Tom, Deanna, Jack and Alan Prater


If you were to look among a crowd of Prater family members, just about every one you see works in health care. Husband and wife team Deanna and Tom Prater, Tom’s brother and sister-in-law, and Deanna’s mom worked in the profession.

Tom and Deanna met in the military. He grew up in Reedsport and she in Pennsylvania. When they finished service, they landed on the south coast in the late 1990s. Tom had it in his mind to go into nursing, having watched the timber industry crash while growing up. He knew it was a good pathway.

They enrolled at SWOCC.

“I was doing math, physics, and engineering. Tom definitely didn’t want to move out of the area. I thought what am I going to do with a math degree?” Deanna said.

It’s funny how things work out.

It wasn’t long before Deanna entered the nursing program. Today, the Praters have enjoyed nearly 25 years in the profession.

“There are so many avenues you can do in nursing. I feel like there is some avenue for anyone,” she said.

Tom worked at Bay Area Hospital for years, and now works in the ER at Lower Umpqua Hospital in Reedsport. Deanna works at Lower Umpqua, too, as Director of Infection Control, Employee Health and Safety.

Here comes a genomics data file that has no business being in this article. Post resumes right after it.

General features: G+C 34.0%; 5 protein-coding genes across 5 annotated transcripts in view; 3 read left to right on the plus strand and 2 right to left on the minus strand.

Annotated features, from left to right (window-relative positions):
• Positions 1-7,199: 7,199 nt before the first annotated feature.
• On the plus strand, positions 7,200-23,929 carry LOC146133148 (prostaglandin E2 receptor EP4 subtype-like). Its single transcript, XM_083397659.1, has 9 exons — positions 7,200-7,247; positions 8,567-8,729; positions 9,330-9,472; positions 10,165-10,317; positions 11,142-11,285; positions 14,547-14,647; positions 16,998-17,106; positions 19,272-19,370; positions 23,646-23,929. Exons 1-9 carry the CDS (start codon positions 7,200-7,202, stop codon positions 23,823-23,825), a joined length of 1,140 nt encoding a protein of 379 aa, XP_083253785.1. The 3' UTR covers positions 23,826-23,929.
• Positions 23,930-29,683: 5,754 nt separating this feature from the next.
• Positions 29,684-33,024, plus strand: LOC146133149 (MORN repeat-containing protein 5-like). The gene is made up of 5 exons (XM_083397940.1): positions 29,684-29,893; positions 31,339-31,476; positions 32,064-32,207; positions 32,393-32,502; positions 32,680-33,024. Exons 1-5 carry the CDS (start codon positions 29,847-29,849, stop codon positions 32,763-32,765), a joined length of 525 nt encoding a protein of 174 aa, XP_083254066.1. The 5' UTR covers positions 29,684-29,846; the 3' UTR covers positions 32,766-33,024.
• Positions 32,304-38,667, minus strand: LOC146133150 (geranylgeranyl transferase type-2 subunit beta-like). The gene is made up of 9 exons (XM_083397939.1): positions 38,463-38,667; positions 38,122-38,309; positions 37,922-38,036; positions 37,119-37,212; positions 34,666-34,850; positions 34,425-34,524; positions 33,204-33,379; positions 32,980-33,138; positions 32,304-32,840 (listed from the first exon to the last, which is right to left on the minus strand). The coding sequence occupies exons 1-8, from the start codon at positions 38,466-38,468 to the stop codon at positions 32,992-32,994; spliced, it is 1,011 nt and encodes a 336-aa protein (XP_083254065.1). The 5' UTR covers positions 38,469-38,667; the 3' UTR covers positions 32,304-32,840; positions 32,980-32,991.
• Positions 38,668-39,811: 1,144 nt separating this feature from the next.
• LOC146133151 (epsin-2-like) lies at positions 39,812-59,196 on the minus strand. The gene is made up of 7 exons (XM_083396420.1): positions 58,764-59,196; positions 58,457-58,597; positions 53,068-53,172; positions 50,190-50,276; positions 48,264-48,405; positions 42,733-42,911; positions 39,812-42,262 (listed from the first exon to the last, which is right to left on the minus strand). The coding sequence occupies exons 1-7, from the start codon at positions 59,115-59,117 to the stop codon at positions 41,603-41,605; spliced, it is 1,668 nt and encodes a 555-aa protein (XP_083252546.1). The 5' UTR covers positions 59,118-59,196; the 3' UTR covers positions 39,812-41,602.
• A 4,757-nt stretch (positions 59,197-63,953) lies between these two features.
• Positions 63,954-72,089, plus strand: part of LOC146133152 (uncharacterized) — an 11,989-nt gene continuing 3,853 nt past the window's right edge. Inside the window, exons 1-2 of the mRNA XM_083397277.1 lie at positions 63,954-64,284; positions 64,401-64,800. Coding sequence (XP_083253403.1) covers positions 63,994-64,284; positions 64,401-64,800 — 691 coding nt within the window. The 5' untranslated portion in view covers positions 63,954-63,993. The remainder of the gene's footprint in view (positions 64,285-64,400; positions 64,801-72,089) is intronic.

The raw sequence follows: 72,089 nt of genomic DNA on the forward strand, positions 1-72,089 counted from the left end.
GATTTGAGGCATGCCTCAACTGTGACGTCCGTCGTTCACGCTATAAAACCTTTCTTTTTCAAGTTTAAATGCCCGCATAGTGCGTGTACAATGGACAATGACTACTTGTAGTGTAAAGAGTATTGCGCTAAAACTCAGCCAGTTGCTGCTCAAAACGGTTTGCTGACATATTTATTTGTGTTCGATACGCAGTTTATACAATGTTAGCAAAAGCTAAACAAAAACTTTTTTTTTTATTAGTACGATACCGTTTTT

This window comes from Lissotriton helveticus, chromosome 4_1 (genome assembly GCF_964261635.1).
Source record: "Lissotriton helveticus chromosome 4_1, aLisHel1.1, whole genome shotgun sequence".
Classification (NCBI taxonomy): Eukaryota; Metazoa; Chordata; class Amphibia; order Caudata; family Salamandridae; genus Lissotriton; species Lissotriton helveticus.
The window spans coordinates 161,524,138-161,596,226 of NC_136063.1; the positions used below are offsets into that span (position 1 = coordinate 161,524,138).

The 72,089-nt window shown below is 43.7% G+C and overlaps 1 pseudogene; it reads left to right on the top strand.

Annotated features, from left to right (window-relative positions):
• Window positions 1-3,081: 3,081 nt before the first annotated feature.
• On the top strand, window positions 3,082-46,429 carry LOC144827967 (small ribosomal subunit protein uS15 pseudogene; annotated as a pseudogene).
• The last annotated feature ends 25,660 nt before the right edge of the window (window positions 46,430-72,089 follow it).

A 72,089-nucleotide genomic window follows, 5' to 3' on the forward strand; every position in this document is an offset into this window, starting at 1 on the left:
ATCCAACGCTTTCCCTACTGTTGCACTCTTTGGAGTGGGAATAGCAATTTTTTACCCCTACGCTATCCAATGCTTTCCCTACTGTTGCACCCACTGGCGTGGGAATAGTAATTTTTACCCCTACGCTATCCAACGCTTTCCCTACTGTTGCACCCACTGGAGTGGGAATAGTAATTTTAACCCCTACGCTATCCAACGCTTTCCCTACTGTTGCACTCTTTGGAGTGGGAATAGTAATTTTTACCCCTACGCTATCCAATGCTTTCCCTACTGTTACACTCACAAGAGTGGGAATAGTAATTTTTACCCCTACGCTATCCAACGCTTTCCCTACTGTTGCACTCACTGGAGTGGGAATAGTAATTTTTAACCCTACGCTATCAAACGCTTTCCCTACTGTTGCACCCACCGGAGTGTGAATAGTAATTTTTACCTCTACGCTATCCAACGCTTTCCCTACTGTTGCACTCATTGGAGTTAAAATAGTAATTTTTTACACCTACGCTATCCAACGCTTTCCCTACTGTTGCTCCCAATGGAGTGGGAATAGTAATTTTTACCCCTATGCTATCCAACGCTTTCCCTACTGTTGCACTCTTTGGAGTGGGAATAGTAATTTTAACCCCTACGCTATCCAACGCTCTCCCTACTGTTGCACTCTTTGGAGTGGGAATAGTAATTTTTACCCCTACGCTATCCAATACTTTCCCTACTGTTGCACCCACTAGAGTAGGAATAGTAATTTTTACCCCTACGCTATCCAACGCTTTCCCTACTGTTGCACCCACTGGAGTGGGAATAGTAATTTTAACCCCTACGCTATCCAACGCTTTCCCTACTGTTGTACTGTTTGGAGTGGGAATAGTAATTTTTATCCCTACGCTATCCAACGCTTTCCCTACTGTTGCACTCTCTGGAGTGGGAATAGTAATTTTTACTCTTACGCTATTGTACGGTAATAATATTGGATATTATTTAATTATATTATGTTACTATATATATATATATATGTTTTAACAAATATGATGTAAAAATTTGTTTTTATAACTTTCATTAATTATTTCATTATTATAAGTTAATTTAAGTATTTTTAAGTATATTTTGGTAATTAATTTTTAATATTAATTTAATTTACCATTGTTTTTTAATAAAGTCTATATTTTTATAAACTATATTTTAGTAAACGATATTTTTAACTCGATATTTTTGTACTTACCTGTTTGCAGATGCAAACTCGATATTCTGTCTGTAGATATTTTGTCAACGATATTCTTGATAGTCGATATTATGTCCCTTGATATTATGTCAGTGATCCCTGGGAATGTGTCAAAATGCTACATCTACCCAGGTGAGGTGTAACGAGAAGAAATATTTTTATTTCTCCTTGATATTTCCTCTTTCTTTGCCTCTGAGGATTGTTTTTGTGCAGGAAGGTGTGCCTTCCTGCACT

Soon Deanna and Tom’s sons, Jack and Alan, will enter the profession. Both are first-year nursing students at SWOCC and living at home so they work their way through school debt-free. 

“With nursing, you help people,” said Jack who’s 30 and ready for a new career. “And, you can make a living wage and own a home here.”

Alan had worked entry level jobs in health care, monitoring people’s hearts and then at the cancer center. He’s comfortable in a health care setting. He had the opportunity to take a free ride to law school in Salem, but turned it down for a career in nursing. Oregon desperately needs nurses and is among the top five states with the highest pay for RNs.

“This field is useful and helpful whereever you go, and wherever you are,” Alan said.

The brothers study together. Being able to work and go to school at the same time has been helpful, too.

“It’s convenient. I attend lectures remotely and in-person,” Alan said.

This winter, the brothers started their “clinicals” – the hands-on hospital work experience alongside a Registered Nurse.

“Seems like I know every fifth person. It’s cool taking care of people you live around,” Jack said.

Deanna and Tom didn’t pressure their sons to go into nursing. Their message to each son was simple.

“Be a good person. Enjoy life. Find a partner you can have a happy life with. Contribute to the world. Do something good.”

The next generation of Praters intends to follow that mission. Nursing will give them a start in that direction.  


To learn more about our Nursing program text or call 541-240-8227; email: SWOCCbound@socc.edu.


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